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Harding graduates first class of high-demand physician assistants

Harding University
graduated its first class of physician assistants Saturday, one of the fastest
growing professions in the nation.

The Searcy university is the only in Arkansas
to offer an accredited master’s degree program in the field. The assistants can
prescribe some drugs, assist in surgery, conduct exam, diagnose illnesses and
interpret tests under a licensed doctor. Now, as medical costs continue to
rise, experts hope the assistants can fill a needed gap in care and bring down
health care costs.

The school’s inaugural class had 16 students who completed
the 26-month program.

So far, 12 of the 16 students in Harding’s first class plan
to stay in Arkansas, said Dr.
Michael Murphy, the program’s director. He said desire to have more free time
as much as anything else played a part in becoming a physician assistant
instead of a doctor.

“Of the 72 people in this program, I could easily see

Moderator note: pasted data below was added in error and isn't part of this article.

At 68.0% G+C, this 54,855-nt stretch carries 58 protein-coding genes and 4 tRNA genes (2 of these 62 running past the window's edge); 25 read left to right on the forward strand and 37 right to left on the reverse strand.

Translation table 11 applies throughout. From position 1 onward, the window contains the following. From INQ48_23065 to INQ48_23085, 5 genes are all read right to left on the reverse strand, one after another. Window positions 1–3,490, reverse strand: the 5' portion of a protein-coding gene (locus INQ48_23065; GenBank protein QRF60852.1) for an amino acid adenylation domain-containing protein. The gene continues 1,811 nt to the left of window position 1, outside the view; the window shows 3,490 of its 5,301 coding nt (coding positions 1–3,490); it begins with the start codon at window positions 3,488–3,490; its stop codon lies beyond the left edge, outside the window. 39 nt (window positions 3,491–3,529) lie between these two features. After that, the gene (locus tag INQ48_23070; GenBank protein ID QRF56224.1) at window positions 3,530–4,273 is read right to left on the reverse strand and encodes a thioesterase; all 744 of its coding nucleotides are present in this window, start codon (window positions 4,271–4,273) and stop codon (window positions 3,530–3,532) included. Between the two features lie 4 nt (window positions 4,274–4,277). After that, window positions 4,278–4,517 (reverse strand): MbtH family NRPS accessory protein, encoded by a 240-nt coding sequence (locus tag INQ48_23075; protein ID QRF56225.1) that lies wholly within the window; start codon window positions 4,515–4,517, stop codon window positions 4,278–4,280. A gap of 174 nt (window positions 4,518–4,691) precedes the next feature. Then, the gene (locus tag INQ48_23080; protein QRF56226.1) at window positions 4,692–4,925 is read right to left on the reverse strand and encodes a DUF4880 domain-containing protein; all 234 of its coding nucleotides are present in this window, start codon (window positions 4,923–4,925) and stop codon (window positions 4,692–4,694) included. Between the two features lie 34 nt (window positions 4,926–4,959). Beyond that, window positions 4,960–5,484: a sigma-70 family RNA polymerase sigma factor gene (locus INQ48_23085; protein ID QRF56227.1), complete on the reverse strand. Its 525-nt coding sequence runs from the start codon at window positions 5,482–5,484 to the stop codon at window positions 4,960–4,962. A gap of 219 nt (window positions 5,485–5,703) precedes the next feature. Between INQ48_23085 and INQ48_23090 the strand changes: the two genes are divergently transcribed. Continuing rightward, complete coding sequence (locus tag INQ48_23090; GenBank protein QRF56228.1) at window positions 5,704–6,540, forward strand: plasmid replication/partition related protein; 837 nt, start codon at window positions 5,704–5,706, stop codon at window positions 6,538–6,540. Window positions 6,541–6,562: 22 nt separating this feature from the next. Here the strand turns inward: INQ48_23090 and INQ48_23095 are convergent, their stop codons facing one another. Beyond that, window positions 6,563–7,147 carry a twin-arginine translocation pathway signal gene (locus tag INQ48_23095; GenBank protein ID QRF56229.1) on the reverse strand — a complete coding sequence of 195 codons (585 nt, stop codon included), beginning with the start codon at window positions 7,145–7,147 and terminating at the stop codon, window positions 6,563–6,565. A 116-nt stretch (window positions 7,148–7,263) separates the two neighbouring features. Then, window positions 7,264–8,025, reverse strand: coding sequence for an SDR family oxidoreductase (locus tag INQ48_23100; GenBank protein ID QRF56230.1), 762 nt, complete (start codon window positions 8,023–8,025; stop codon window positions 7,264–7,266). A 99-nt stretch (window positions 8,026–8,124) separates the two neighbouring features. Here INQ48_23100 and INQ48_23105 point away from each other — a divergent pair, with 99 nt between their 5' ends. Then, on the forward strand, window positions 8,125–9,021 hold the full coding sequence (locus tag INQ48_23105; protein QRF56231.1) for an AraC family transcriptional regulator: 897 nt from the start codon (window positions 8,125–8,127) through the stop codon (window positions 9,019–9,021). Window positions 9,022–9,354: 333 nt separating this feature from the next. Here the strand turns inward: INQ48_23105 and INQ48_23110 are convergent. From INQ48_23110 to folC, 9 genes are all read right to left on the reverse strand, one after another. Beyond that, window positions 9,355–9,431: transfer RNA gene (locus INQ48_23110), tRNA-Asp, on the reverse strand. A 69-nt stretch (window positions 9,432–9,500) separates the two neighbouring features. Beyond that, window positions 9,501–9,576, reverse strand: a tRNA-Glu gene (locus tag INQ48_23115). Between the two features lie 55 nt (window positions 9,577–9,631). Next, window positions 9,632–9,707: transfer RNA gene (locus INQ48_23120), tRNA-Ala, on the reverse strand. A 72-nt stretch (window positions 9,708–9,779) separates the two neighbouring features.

half of them going to medical school and doing well if they wanted to,”
Murphy said. “They have the grades and everything else.”

Jonna Webb, 38, had enrolled in medical school, but wanted
to spend more time with her 2-year-old daughter and 5-year-old son.

“I knew it wasn’t going to work with my family
life,” said Webb, a Clarksville-area resident.

Statistics show the median income for physician assistants
from their primary employer was $80,356 in 2006. Those who graduated in 2005
made $69,517.

Out of the 26-month program, Harding students spend about 15
months, or about 2,200 hours, in clinical settings on six-week rotations,
including emergency surgery, clinical care and geriatric care. They work under
doctors, nurse practitioners and others.

Besides giving them training, such rotations are akin to
internships, putting students in contact with doctors or other employers and
often lead to jobs. Murphy said about 75 percent of the graduating students
already have accepted jobs.

The students have the option of residencies, but most plan
to go straight into jobs, Murphy said.

“If you’ve got a physician willing to (train) someone,
it doesn’t make a lot of sense to go off and do a residency,” he said.

On the Net:

Harding University:

Information from: Arkansas Democrat-Gazette,

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